47.13 Do Surgeons and Patients Value Shared Decision Making in Pediatric Surgery?

E. M. Carlisle1,2, L. A. Shinkunas2, L. C. Kaldjian2  1University Of Iowa Hospitals And Clinics,Department Of Surgery, Division Of Pediatric Surgery,Iowa City, IA, USA 2University Of Iowa,Carver College Of Medicine, Program In Bioethics And Humanities,Iowa City, IA, USA

Introduction: Shared decision making (SDM) is frequently touted as the preferred approach to patient counseling. Some have even gone so far as to suggest that SDM improves quality of care and reduces healthcare costs. Despite such enthusiasm for SDM, little data exist regarding whether patients prefer SDM over a more physician-guided approach during complex surgical decision making. Even fewer data exist regarding surgeon attitudes toward SDM. Such issues may be especially pronounced in pediatric surgery given the complex decision-making triad that exists between patients, parents, and surgeons. In this systematic review we identified studies that address patient/parent and surgeon attitudes toward SDM in pediatric surgery.

Methods: We conducted a PRISMA (Preferred Reporting Items for Systematic Reviews and Meta-analyses) based systematic review of articles published in Medline, EMBASE, and Cochrane databases that evaluated surgeon and patient/parent preferences toward SDM in pediatric surgery. The search strategy was developed in conjunction with a medical librarian. Two investigators independently reviewed all identified articles to determine if they met inclusion criteria. Studies were included if they specifically investigated attitudes of surgeons or patients/parents toward SDM in pediatric surgery. Articles in the following categories were excluded: reviews, letters to the editor, editorials, suggested models of care, patient education handouts, decision making tools, devices, or articles without full text available.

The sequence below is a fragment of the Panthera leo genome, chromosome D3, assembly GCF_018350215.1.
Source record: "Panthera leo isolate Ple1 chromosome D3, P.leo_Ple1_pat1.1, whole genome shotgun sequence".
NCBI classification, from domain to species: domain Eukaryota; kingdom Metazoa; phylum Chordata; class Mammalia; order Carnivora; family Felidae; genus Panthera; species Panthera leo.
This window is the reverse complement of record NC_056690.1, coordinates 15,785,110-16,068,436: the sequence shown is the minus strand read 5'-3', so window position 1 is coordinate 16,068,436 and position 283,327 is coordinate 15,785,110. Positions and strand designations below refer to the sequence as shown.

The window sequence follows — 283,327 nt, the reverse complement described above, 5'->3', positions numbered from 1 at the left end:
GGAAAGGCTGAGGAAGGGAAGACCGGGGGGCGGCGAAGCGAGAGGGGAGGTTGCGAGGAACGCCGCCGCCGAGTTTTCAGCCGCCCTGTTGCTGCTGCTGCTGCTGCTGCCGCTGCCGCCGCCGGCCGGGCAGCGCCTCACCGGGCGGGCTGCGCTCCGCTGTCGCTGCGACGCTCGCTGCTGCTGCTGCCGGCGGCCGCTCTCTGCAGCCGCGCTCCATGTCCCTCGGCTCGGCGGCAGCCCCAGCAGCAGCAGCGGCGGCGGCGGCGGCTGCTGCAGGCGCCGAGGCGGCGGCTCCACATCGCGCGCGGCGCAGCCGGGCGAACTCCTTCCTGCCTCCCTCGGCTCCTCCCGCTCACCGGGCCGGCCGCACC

Results: The search yielded 8368 articles. 784 duplicate articles were removed yielding 7584 articles for title/abstract review. If it was unclear whether an article should be included in the final analysis based upon review of title/abstract, the full text was reviewed. Our search strategy identified only 40 papers that specifically addressed SDM in pediatric surgery.  Analysis of the articles is in progress and will include assessment of the following domains: surgeon sub-specialty, study location, clinical dilemma/decision needed, surgeon attitude toward SDM, patient/parent attitude toward SDM, and mention of decisional conflict or regret.

Conclusion: Despite recommendations that SDM is the best approach to clinical counseling in that it may improve quality of care and reduce healthcare costs, relatively few studies exist that address patient, parent, and surgeon satisfaction with SDM in pediatric surgery. Such research is imperative as it is quite possible that patients/parents may prefer a more physician-guided approach to complex surgical decision making. It is also reasonable to investigate whether surgeons believe SDM is an effective approach to discussions regarding surgery or whether they believe patient counseling would be more effective if more guidance was expected.  Further research is required to gain a more complete understanding of how surgeons can best counsel patients/parents during decision making in pediatric surgery.